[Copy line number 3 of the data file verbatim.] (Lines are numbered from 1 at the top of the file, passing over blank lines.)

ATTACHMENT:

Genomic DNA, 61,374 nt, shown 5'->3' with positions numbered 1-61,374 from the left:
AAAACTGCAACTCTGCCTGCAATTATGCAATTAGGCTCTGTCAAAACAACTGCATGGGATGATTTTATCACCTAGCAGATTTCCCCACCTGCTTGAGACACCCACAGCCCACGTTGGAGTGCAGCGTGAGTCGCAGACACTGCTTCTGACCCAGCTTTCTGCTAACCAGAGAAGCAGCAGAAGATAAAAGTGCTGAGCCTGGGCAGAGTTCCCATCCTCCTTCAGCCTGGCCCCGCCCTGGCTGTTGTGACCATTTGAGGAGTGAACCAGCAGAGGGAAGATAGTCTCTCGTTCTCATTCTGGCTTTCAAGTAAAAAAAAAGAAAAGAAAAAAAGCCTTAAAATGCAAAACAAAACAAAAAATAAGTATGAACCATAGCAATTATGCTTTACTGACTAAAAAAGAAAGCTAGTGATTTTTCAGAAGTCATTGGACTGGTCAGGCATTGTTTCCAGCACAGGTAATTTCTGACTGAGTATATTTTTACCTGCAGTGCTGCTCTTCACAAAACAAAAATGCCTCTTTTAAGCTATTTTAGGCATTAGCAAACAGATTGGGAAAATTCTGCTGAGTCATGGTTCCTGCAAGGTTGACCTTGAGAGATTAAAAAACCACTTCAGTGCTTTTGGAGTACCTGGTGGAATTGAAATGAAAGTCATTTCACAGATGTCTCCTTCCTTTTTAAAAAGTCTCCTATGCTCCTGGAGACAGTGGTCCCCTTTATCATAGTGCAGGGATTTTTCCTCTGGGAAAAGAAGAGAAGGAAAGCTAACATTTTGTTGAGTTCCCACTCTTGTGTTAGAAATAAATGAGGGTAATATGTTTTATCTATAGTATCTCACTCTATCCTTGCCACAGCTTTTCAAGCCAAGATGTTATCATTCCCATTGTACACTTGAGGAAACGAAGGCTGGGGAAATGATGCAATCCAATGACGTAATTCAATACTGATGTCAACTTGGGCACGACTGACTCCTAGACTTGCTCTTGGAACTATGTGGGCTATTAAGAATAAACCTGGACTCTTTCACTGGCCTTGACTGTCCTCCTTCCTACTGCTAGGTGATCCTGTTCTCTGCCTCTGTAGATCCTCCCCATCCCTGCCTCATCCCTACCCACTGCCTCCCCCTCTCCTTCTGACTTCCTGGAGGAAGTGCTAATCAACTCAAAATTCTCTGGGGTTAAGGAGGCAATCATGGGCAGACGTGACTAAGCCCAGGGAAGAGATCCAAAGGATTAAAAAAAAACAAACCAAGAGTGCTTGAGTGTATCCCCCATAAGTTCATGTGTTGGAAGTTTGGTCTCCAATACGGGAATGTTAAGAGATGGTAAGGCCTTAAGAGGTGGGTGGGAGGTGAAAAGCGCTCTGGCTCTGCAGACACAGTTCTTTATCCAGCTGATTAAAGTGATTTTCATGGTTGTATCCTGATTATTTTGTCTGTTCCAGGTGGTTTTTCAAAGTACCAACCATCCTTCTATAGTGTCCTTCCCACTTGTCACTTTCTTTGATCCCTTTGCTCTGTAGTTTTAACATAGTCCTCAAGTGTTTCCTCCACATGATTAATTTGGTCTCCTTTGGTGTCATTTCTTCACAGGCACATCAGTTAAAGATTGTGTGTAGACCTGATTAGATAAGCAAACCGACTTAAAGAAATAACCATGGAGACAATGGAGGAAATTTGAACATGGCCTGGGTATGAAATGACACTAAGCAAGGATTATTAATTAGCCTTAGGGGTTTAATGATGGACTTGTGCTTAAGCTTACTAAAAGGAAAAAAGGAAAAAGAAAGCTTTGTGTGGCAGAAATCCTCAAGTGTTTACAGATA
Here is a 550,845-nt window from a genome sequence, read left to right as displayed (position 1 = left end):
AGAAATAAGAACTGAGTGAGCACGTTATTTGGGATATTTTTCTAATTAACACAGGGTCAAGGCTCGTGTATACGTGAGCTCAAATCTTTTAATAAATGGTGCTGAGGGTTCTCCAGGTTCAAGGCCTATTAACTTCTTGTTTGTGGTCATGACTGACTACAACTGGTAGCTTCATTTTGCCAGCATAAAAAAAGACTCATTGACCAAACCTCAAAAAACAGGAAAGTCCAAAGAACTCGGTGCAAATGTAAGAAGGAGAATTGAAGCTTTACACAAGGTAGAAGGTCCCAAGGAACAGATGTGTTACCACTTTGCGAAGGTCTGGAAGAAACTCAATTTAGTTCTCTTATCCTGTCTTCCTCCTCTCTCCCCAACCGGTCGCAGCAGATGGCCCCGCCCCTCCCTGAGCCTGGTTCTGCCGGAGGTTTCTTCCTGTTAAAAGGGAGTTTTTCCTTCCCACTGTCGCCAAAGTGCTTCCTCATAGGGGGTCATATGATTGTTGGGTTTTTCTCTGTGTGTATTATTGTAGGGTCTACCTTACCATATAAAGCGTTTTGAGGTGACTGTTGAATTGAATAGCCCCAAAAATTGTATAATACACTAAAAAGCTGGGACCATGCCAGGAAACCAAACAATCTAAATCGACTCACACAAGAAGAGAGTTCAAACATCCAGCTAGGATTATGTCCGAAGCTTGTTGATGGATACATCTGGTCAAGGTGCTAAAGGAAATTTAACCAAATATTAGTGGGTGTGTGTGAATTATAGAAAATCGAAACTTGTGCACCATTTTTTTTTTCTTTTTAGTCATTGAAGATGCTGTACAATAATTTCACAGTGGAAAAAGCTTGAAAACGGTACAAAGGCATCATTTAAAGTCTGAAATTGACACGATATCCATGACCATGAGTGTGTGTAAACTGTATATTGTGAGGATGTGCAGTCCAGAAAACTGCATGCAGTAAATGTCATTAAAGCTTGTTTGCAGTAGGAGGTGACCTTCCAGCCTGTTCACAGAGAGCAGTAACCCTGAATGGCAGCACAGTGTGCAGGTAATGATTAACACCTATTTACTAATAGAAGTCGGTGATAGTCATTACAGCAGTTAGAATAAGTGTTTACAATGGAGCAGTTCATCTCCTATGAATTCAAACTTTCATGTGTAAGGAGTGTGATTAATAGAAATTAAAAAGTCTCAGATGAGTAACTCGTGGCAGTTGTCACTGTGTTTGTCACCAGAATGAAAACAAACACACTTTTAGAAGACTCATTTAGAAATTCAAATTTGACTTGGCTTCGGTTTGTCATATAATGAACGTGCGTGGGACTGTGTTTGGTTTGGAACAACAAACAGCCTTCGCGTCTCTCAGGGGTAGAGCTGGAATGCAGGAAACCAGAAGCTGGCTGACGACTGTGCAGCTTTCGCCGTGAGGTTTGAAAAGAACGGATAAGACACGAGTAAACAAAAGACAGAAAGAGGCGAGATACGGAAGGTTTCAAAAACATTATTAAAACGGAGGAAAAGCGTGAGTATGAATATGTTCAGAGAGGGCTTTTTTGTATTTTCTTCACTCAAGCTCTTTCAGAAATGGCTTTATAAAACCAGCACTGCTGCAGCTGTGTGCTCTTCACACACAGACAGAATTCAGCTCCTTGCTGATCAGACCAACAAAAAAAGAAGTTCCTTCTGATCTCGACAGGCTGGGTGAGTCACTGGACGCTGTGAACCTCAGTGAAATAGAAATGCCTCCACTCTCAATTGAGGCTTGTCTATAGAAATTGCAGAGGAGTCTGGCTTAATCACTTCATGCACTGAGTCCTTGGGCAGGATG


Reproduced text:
Here is a 550,845-nt window from a genome sequence, read left to right as displayed (position 1 = left end):